Photoshop has a number of tools that you can use. Whether the focus is on basic output, retouching or photo composition, it is very useful to know what they are and how to use them. In our past, we have covered the levels of customization, and with today’s guidance we close all levels fusion modes. We end with the group “components”.
HSL and Color
The layer blending modes that make up this last group are: Tone, Saturation, Color, and Brightness. As they say their name, the changes in that group are made directly with the color component of the active layer. This group is characterized by being very efficient in blending adaptation layers with these modes.
These blending modes are based on the HSL color model that we previously wrote on the portal. Therefore, it is useful to review this section to ensure the operation of these modes.
The first mode we will see is the mixed mode “Tone“. As you can see in the picture below, fusion mode takes the upper layer tone and applies it to the lower layer. The luminance and saturation of the lower layer are retained. Applying “0% Saturation (Grayscale)” color gives you a black and white image. The Plain, Selective Correction, and Channel Mixer adjustment layers are usually your best allies.
The next type of fusion is “saturation”. In this mode, the upper layer takes the saturation value of the sound and mixes it with the luminosity of the lower layer. At the top right you will notice that only the middle of the gradient retains the color of the scene. The neutral colors (white, black and gray) always desaturate the picture. In particular, this plane behaves with a ‘Curves’ adjustment layer that allows easy and natural control of saturation levels in the image.
We continue with the merging mode “color“. As with Ton, the color of the upper layer is applied to the lower layer. However, unlike Tone, Color takes on the upper-layer luminosity and saturation and mixes them with those of the lower layer. This usually results in a much saturated and vivid color of the image. For some color changes it works perfectly, but I prefer to use ‘tone’.
Finally we have ‘Luminance’. This type of fusion absorbs the luminance of the upper layer and maintains the tone and saturation of the lower layer. With this kind of fusion, we can play a lot with the light structure of the image: create lights, adjust the ‘doge and burn’ or just change the overall lighting of the scene. This blend mode works perfectly with the black and white adjustment layer.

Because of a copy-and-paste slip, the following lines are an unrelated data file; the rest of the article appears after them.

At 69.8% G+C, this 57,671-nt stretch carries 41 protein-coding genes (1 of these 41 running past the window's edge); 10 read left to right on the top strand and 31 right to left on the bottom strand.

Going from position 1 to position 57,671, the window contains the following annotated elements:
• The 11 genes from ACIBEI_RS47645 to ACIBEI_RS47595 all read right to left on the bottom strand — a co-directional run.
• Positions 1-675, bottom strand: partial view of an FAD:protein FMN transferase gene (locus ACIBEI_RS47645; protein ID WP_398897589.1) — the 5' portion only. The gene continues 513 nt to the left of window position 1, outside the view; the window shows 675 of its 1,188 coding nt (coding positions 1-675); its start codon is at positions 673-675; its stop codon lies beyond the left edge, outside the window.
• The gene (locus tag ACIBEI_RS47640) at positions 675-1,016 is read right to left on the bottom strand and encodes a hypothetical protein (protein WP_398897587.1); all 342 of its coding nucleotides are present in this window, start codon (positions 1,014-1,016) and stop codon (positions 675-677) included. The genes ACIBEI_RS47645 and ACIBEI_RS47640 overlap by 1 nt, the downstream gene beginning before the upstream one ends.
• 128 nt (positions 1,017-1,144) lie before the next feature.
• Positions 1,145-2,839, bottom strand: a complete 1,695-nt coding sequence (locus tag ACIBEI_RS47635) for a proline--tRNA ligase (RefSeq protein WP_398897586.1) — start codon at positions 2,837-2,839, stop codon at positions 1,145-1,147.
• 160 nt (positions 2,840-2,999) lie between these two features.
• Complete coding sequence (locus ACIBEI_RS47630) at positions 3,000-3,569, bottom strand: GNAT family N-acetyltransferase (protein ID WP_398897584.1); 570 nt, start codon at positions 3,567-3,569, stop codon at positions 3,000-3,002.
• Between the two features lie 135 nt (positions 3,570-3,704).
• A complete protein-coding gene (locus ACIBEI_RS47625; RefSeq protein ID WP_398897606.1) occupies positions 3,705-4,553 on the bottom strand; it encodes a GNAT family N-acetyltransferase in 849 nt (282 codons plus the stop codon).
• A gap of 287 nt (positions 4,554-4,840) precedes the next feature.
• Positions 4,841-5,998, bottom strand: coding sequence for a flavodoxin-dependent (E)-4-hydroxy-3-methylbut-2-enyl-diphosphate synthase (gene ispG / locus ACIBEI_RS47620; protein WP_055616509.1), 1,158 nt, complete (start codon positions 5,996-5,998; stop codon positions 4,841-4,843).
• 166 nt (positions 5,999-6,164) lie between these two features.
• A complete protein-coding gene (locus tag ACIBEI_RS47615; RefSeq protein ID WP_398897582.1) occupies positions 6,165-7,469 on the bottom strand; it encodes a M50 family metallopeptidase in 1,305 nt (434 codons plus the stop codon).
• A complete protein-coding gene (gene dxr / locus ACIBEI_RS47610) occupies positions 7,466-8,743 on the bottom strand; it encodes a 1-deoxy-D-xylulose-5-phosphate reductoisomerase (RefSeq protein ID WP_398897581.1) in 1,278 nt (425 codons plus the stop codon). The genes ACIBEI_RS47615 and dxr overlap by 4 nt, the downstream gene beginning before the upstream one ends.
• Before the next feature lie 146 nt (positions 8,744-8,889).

At the laboratory
We are going to use the image below as an example to see the modifications we can make with these merge modes .
Let’s start by changing the color of the leaves in the scene. For this purpose we create a setting layer with ‘spot color’. This will be put into merge mode “sound”. To determine what we want to change, we create a mask on the layer.
To increase the saturation and give the picture a little more life, we create a setting layer with ‘curves’ and put them into saturation mode. As you can see, the control of the curve layer allows us to work naturally.
Finally, to adjust the contrast of the tones in the picture. We create a black-and-white adjustment layer. We will put it into ‘Luminance’ fusion mode. This allows us to play with the value of the tones in the picture. In this case, I have a little opaque, which is in the lower third of the image, so that the bridge stands out more. And to compensate for this lighting in the scene, I’ve created more texture on the leaves by lifting the red.
Below you can see the final result.
With this guide we finish the layer fusion modes. What would you like to see in the next set of Photoshop tools?